IPC – INNOVATIVE POLYMER COMPOUNDS intensifies its drive into Osseo Integration Compounds by joining the CHIRON consortium
- Posted by Henrik Bjoerk
- On November 4, 2021
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Bio-inkjet 3D printing
IPC – INNOVATIVE POLYMER COMPOUNDS intensifies its drive into Osseo Integration Compounds by joining the CHIRON consortium.
Human Tissue engineering is the general area IPC would be involved together with the CHIRON consortium www.chiron-biotech.com . Chiron is an international collaboration between two SMEs (Concr3de BV and IPC – Innovative Polymer Compounds) and two research centers (University Medical Center of Utrecht and the Trinity College of Dublin).
For CHIRON, IPC’s objective is to develop a new range of up to 120 polymer compounds that can be used for 3D printing (or Additive Manufacturing). The method of 3D printing is called “bio-inkjet”. No other polymer compounder is doing this.
We will supply the material (the polymer compound) that our partner Concr3de www.concr3de.com will use for bio-inkjet 3D printing.
The human cells in the device will then interact on a molecular level with the human cells in the body (outside the medical device). Eventually they will become one. An example of this is 3D printed human cartilage.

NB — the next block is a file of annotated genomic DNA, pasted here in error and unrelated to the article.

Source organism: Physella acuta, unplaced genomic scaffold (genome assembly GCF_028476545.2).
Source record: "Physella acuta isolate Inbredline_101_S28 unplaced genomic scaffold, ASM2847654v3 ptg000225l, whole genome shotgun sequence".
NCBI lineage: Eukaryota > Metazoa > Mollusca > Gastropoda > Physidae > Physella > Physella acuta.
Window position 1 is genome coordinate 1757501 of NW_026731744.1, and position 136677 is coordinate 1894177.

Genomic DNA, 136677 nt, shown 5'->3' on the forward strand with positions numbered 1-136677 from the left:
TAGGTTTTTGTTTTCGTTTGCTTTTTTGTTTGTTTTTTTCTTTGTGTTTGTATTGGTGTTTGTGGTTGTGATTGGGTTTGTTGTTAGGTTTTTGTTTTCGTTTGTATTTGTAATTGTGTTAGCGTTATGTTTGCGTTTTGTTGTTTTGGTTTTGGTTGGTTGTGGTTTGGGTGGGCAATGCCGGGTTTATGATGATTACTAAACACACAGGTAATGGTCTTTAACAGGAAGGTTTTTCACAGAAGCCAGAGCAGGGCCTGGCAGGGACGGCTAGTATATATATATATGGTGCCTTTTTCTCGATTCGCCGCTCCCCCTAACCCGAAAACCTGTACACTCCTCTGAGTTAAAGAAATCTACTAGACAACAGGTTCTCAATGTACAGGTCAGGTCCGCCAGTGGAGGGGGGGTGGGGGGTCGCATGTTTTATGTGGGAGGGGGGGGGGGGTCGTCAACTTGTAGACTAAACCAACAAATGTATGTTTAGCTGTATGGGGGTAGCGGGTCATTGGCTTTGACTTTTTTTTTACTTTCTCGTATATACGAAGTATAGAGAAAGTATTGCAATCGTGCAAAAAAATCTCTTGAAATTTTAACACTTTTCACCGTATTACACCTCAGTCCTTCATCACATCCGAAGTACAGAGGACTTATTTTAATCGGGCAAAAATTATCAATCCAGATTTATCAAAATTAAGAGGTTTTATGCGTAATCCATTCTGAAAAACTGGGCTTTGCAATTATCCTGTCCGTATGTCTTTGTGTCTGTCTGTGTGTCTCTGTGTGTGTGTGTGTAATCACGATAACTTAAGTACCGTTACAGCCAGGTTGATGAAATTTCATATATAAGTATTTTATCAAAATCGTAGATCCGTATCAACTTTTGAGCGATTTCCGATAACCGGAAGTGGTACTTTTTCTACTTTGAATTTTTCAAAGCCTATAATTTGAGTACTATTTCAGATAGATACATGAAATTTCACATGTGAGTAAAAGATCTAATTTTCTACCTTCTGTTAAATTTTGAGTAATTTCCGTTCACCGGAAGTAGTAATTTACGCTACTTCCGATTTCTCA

The difficulty IPC has to overcome is finding a suitable compound (mix of polymers and additives) that will work together with the human cells added during the 3D printing.
Upgrade from existing products
Currently available alternative materials for 3D human tissue such as bone often lack mechanical strength, have suboptimal biocompatibility and suboptimal porosity preventing vascularisation.
IPC together with the CHIRON grouping will develop unique bioinks, biopowders and methods to overcome these limitations.
IPC will develop compounded materials that provide the mechanical strength and natural polymers that are more favourable for cell attachment, proliferation and differentiation.
The CHIRON grouping will create a mechanically strong, bioresorbable, commercially available tissue with customizable and adaptable forms. The group will further showcase how the 3D printing system can be used to bioprint cartilaginous-like and osseous tissue. The group will print arrays of biopolyester and Tricalcium Phosphate microchambers that will function as scaffolds to guide the growth and organization of chondrocytes for tissue engineering.